Last Saturday, the first gourmet food mobile truck to be licensed in Richmond rolled into Steveston.
The Street Meet Truck was an instant hit.
“We had a line up from the time we set up at noon to 2 p.m. until we ran out of food,” said Mike Carter, co-partner and former executive chef at the Teahouse in Stanley Park and the prestigious Opus Hotel, to name a few. “We served at least 250 people.”
However, their popularity could be short lived after the Steveston Merchants Association (SMA) questioned their rights to park indefinitely on Steveston’s busy Bayview Street.
Carter said Vince Morlet, SMA member, approached their truck and demanded to see their permit.
“They then put a complaint into the city’s bylaws officers and the officers came down and gave us the A-OK,” he added. “They (bylaw officers) had absolutely no problem at all.”
Nor does Morlet per say.
The News spoke to Morlet, SMA vice president and owner of Tapenade’s Bistro. Morlet doesn’t deny asking Carter to see the license.
“I want to find out what is the bylaw,” said Morlet. “I’m getting conflicting messages but what I’ve gotten from City Hall is that they want to look into a pilot project to have food trucks around the Canada Line stations.
“As far as I know is that Mike has a food truck license to go to construction sites, much like an ice cream truck.”
What concerns him is the potential for a proliferation of food trucks coming into Steveston.
“All the restaurants in Steveston were caught by surprise Saturday,” he said. “I don’t care if one food truck is here but what happens if next week there’s another truck and then next week four trucks … when does it end?”
He went on to say: “If this is completely 100 per cent legal, who am I to say Mike can’t run a business?”
However, Morlet thinks the city should put together clear, defined rules and regulations in place, such as the City of Vancouver has done, so that everyone in the food industry knows the guidelines for mobile food trucks.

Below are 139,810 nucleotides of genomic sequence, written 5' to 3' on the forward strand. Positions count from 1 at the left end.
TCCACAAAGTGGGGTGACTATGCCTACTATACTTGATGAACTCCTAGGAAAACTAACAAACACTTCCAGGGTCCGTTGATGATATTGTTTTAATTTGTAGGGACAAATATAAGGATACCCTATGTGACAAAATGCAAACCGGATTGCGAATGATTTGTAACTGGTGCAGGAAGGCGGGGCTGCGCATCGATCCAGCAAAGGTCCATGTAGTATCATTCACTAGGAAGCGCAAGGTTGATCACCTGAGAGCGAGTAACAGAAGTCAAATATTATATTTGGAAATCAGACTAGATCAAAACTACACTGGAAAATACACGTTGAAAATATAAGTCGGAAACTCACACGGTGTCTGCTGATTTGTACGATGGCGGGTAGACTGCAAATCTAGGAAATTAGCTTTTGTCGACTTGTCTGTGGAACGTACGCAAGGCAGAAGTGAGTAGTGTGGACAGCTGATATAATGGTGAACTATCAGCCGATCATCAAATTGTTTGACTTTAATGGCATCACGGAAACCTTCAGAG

“My concern is that I don’t want to see 25 food trucks lined up in Steveston … no way,” he said. “Having said that, I don’t want to rain on Mike’s parade.”
The 30-year-old Carter along with his partner, Alessandro Vianello, 25, a former executive chef with the Fairmont hotels here and abroad, had been looking to get into the often-lucrative mobile food truck business for more than a year now.
They spent four months outfitting the truck with state-of-the-art, stainless steel restaurant-grade equipment, including two fridges, a grill, a fryer and flat top burner.
“We offer local, fresh Mediterranean cuisine and everything is made from scratch daily.”
The inaugural day was last Thursday, April 5 at the corner of No. 3 and Saba roads by the Brighouse Canada Line station.
“We opened at 11 a.m. and there was a line up,” said Carter. “We sold out of four items by 12:30 p.m.”
According to Ted Townsend, the city’s spokesperson, Street Meet Truck has a Mobile Food Vending permit.
“Generally, this permit applies to ice cream trucks,” said Townsend. “They stop but not for an extended period of time.
“My understanding is that Street Meet was issued a permit on the intent to service work sites and movie sets.”
Townsend went on to say that there’s obviously been “a misunderstanding.”
“We will be following up with them to clarify this,” he added.
When asked how long an ice cream truck can stop at any specific site, Townsend said he didn’t have the specifics but would look into it.
“It’s not intended for an extended period of time … I’m not sure how long.”
When the News spoke to Carter about Townsend’s remarks, he said: “We have a Food Peddling permit, which allows us to sell food. The only information we found online was that we can park for a maximum of two hours before we move the truck, and then it has to be at least a minimum of 100 metres away.
“I’m going to take this document to the city.”
Finally, Carter said: “The people of Richmond had clearly told us that they want us here … it was all over our Facebook and Twitter.”